In response to a question about whether it was strange now to be in the country that was responsible for the annihilation of his home and for sanctions limiting food staples like milk and eggs, he said:

"It is strange, but we all know it's not the country, it's not the people who invaded my country. It's not you who invaded my country. It’s the policy. It’s the government. It's these bad guys, the people who have the power. So it's strange, but I'm not mad or anything. I just want people to know what happened to me."

That perspective impressed Joe Mannion, an adjunct instructor at Fontbonne University, who has interviewed dozens of Iraqis for a book about the mistreatment of athletes under Saddam Hussein. "I heard so many Americans talk about the Iraqis as a collective thing. That there was no distinction between the government and the people."

Al-Dulaimi said his family couldn't just sit at home and not go to work; they had to go out and continue their lives. However, by 2006 sectarianism was creating lethal schisms within the country. One day he woke up to news that his best friend had been shot and killed, solely because of his religious background.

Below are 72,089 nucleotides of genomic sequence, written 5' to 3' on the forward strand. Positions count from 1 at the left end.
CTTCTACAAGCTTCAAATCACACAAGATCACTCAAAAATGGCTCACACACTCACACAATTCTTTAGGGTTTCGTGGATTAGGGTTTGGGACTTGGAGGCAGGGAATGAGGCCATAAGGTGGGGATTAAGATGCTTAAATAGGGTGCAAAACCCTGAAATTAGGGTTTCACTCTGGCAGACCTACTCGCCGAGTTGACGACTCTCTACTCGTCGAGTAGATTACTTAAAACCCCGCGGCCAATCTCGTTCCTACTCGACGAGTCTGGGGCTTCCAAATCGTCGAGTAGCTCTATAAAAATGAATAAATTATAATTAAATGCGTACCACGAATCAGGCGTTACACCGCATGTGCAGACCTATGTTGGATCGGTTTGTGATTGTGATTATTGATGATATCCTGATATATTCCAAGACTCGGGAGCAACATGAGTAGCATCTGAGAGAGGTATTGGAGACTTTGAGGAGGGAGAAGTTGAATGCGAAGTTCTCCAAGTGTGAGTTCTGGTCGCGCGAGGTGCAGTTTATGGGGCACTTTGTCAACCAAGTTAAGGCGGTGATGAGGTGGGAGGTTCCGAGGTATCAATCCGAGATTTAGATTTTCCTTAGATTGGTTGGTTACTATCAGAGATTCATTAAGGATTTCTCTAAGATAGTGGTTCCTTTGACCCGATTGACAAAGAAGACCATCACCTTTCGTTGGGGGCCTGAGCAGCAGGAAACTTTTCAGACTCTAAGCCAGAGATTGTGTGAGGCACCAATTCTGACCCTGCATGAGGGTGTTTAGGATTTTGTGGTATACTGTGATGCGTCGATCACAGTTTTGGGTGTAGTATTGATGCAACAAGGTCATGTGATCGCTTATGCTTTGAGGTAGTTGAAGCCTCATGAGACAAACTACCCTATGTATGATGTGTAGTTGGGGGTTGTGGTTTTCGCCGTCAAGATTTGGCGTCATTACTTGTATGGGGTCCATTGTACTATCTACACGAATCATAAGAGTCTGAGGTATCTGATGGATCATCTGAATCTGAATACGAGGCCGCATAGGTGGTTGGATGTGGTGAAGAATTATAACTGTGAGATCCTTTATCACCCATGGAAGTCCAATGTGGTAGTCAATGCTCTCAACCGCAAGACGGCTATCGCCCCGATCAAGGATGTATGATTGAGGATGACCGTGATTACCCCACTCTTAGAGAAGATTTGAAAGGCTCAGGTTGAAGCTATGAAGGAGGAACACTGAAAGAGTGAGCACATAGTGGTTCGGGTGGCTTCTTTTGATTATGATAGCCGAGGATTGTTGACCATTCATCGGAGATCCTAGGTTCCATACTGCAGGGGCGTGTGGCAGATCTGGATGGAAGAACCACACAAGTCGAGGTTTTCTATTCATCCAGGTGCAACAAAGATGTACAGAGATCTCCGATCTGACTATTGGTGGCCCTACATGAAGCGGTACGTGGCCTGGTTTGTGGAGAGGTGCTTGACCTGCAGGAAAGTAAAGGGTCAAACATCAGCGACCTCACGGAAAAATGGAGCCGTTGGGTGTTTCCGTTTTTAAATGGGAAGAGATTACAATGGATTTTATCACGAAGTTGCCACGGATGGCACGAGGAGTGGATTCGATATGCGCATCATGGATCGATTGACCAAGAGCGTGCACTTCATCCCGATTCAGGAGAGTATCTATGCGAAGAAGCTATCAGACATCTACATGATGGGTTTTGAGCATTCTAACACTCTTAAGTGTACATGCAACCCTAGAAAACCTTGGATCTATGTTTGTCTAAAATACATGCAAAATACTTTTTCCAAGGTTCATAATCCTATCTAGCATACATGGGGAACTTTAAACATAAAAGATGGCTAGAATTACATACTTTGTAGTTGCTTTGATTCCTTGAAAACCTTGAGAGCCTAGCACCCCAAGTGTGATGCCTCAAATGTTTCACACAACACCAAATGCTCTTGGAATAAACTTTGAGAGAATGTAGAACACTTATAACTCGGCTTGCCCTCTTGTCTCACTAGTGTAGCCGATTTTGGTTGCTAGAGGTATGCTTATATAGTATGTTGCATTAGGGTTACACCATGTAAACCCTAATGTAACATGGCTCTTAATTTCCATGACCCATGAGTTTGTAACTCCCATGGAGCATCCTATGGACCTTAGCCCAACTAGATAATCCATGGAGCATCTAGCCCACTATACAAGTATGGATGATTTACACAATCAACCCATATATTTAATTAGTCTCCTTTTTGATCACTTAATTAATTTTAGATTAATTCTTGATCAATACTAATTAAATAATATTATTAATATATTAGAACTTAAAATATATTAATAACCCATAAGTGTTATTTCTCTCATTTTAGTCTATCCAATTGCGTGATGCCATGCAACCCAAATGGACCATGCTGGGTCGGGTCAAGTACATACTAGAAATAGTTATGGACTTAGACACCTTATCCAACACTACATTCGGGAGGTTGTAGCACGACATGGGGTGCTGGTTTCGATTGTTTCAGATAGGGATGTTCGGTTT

Al-Dulaimi's family feared the same thing could happen to him or his brothers, so they escaped to Syria, which Al-Dulaimi noted is about the distance between St. Louis and Detroit. He was part of a much larger exodus: In Rosser's words,, it would be like if you took all of St. Louis County's million people, doubled it, and moved them all to Syria and Jordan.

They arrived in Syria as refugees, with nothing, he said. His father looked for a new job and he tried to adjust to a new school, but he still couldn't believe he'd left his country — that there was no going back. 

Over the next few years Al-Dulaimi finished high school, heard about the Iraqi Student Project from a friend, applied on the day of the deadline and got in. He couldn't get a visa though with Syria in the midst of a civil war. This summer he returned to Iraq after six years of not having seen it.

It wasn't the Baghdad he knew before.